Monday, April 10, 2017

Kathy Bingham’s Survival Skills for Running the Fillies

By Megan S. Willman




With more than 100 women at The Fillies’ meetings, I asked Fillies President Kathy Bingham if she found it difficult to step in as its leader. “When I agree to do something, I give it all I have. I love to talk to people and am willing to explore all sides of an issue. Sometimes, though, I do have to put on my warden voice,” says Kathy with a laugh.

Kathy ­­­­­Bingham worked her first shift as a Kentucky Derby Festival (KDF) volunteer in 1988 and hasn’t stopped since. Named the KDF Volunteer of the Year in 2002, Kathy has served on the Board of Directors for the Festival and is currently president of The Fillies, Inc., the organization whose responsibilities include the official Derby Festival Program, the Princess Program, the Fillies Derby Ball, the Children’s Tea, and the Royal Court Float at the Pegasus Parade. Volunteering is a way of life for Kathy. Even before retirement, Kathy would save her vacation days and use them to help during the Derby Festival.

As is the case when one shows dedication to a cause, Kathy was asked to do more. The Fillies wanted her to take a leadership position, but Kathy didn’t feel she could manage more responsibility until her August 2002 retirement as deputy warden from Luther Luckett Correctional Complex in LaGrange, Kentucky.

With more than 100 women at The Fillies’ meetings, I asked Kathy if she found it difficult to step in as its leader. “When I agree to do something, I give it all I have. I love to talk to people and am willing to explore all sides of an issue. Sometimes though, I do have to put on my warden voice,” Kathy says with a laugh.

With responsibility for so many Derby events, I asked Kathy to highlight some of her strategies for success:
  1. Keep meetings short and on target.
    “You start to lose people after an hour; if you get to 90 minutes, they’re no longer with you.” 
  2. Surround yourself with good people.
    “Any leader is only as good as the people around her. Committees are critical to our success.”
  3. Be realistic about your availability.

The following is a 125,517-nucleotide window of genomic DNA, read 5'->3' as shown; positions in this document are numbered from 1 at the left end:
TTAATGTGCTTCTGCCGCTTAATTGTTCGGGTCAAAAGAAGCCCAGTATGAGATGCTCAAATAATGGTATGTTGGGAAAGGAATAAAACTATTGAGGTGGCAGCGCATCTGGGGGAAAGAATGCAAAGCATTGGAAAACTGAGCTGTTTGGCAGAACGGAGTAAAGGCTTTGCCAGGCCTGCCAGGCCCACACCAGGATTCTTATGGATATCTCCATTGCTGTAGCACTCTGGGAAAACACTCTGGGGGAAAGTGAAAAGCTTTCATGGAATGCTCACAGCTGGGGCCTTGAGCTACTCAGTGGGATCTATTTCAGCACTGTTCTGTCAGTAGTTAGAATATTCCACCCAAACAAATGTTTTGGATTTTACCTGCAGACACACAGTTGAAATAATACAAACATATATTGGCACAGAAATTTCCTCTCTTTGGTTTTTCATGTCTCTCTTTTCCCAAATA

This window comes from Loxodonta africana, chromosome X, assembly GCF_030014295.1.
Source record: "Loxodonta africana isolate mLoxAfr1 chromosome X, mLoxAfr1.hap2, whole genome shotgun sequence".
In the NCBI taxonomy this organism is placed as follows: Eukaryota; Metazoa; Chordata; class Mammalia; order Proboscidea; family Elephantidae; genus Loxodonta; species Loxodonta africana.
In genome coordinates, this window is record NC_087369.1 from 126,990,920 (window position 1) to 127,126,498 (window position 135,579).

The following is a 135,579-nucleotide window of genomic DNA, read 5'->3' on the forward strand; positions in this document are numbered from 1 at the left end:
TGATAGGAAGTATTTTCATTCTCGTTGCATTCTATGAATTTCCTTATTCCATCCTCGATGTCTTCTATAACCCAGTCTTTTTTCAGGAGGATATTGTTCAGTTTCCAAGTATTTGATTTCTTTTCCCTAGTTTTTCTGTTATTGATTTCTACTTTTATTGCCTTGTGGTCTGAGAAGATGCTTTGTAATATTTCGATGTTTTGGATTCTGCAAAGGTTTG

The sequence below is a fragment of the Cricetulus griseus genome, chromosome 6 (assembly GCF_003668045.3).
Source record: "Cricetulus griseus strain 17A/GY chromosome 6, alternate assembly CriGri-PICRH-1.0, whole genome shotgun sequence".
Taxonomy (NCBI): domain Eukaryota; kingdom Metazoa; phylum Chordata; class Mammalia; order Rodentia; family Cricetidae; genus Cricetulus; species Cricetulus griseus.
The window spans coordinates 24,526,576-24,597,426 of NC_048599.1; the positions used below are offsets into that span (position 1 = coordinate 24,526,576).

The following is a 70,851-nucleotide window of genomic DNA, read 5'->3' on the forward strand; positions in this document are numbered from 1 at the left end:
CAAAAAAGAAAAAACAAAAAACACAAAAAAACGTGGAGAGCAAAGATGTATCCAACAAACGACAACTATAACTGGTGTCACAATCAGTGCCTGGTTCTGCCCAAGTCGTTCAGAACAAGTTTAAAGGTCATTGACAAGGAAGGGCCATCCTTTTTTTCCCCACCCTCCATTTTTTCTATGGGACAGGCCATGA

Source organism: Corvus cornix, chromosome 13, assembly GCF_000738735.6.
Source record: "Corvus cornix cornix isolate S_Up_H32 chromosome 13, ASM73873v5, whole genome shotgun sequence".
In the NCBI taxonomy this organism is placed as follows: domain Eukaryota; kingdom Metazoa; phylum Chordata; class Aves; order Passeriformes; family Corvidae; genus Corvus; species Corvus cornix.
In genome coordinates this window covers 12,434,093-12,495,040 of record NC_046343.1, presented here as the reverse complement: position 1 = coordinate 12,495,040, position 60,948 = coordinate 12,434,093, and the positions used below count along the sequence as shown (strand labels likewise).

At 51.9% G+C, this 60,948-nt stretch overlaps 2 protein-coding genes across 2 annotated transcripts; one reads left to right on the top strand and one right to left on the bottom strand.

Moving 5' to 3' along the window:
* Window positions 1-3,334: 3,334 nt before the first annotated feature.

“Consider how much time you can really give. We host some big events, and ask volunteers to take on roles that work within their priorities.” 
  4. Celebrate diversity. “We don’t all do things the same way. Variety brings success.” 
  5. Remember…we are volunteers.
    “We’re not perfect, and not one of us gets paid. In fact, those on the KDF Board pay for the privilege. My husband likes to tell his family in Alabama, ‘My wife is a big volunteer, and she even pays to do it!’ I’m very passionate about this work, but I do have to remind myself that we are volunteers.” 
  6. Be decisive.
    “A leader can’t be wishy-washy. Sometimes we get caught up in debate and need a decision. I can do that.” 
  7. Recognize your role.
    “Next year I will be the immediate past president on the board. I want to be a good resource for the new president but also remember I’m not in charge.”
  8. Preserve your free time.
    “Get your work done but take time to play. I never miss family birthday parties.” 
  9. Get sleep.
    “When I worked at the jail, I was never off-duty, and we had some very long days. Sleep is important to me, and I don’t deprive myself of it.” 
  10. Believe in second chances.
    “I used to tell my corrections staff, ‘If you hate people, you can’t work here.’ I am a people-person who cares for others. I try to live out my values.”
Photo by Trina Whalin

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